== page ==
This column was originally published on RealMoney . It's being republished as a bonus for TheStreet.com readers.
As recent debate on the pages of this Web site has shown, there is a divergence of inflation views. There's plenty of misinformation and spin out there, too.
I believe the economy is experiencing robust inflation, and has been for some time. While energy certainly is a part of that -- crude oil has run from $25 to as high as $70 -- inflation is not just confined to energy.
What Is Inflation?
Inflation is the rate of increase in general prices of all goods and services. It also can be described as a decrease in the purchasing power of money.
Regardless of your definition, inflation occurs when goods and services cost you more than they did previously. As this happens, your money becomes worth less than before.
How Is Inflation Measured?
The Bureau of Labor Statistics
uses a basket
of goods and services to measure inflation from both the consumer (CPI) and producer (PPI) perspectives. The basket includes: food and beverages, housing, apparel, transportation, medical care, recreation, education and communication, and other goods and services, including tobacco, haircuts and other personal services.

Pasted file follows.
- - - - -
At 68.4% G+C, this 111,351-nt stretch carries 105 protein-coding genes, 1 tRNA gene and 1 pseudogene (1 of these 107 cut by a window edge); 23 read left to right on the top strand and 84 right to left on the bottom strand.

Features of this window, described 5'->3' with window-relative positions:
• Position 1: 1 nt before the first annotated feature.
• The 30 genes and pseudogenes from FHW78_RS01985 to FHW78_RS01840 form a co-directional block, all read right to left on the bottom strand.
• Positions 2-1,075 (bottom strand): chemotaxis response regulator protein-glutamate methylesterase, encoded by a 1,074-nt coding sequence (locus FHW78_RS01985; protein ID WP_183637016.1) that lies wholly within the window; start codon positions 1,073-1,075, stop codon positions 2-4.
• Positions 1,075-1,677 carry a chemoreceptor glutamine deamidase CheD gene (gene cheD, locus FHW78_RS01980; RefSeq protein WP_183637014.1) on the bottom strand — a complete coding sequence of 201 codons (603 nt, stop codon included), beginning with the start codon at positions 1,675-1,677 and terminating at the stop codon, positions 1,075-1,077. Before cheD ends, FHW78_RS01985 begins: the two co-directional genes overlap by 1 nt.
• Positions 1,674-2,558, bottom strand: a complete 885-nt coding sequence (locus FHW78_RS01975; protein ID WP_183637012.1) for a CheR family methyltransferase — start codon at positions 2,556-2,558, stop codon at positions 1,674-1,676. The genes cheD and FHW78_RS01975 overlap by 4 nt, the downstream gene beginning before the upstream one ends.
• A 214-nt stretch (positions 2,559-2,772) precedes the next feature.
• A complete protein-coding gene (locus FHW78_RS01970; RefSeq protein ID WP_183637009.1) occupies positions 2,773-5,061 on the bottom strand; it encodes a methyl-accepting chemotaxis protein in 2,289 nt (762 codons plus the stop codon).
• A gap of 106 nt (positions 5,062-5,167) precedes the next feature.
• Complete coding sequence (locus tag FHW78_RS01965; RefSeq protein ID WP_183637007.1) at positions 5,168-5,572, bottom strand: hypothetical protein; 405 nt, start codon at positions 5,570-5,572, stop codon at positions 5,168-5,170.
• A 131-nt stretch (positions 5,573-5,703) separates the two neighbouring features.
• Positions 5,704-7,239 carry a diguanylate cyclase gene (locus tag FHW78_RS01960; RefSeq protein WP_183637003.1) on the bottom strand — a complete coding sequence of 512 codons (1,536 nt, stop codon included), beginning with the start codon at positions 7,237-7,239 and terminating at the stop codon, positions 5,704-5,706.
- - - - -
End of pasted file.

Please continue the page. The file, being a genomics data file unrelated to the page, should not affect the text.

I have been critical of the way this basket is constructed and measured. First, it does not adequately reflect how people in the real world experience price increases. Second, permutations, substitutions and hedonic adjustments further distance CPI from the real world. In several categories, the BLS massages the data beyond any correlation to reality.
Torture data long enough, and it will confess to anything you want it to.
The So-Called Core
Speaking of torture, the CPI core is a measure of inflation with food and energy removed. By taking out the more volatile elements, economists ostensibly avoid having a single outlying month disrupt an orderly data series.
More numerically literate observers might think a simple moving average would do the same thing. It would reveal when prices are rising, while smoothing the impact of one-time price spikes. Yet this is not how most economists report CPI. One has to wonder why they have been reporting inflation data
48 months into a robust move upward in oil prices. That hardly looks like removing a one-time "outlier."
The CPI ex energy measure is misleading, as it makes inflation appear far more benign than it really is. But don't think it's just energy; lots of other items have also risen in price.
The CRB Index, for example, has been in a strong uptrend since October 2001. Yet despite all these rising prices, the core CPI rate has remained remarkably stable.
In addition to energy and other commodities, education expenses have outpaced median inflation, as have health care costs.
But the biggest factor not reflected in the CPI basket is the cost of housing. Home prices have gone up dramatically -- the National Association of Realtors' Housing Affordability Index is now at 14-year lows. But you cannot tell that from the CPI.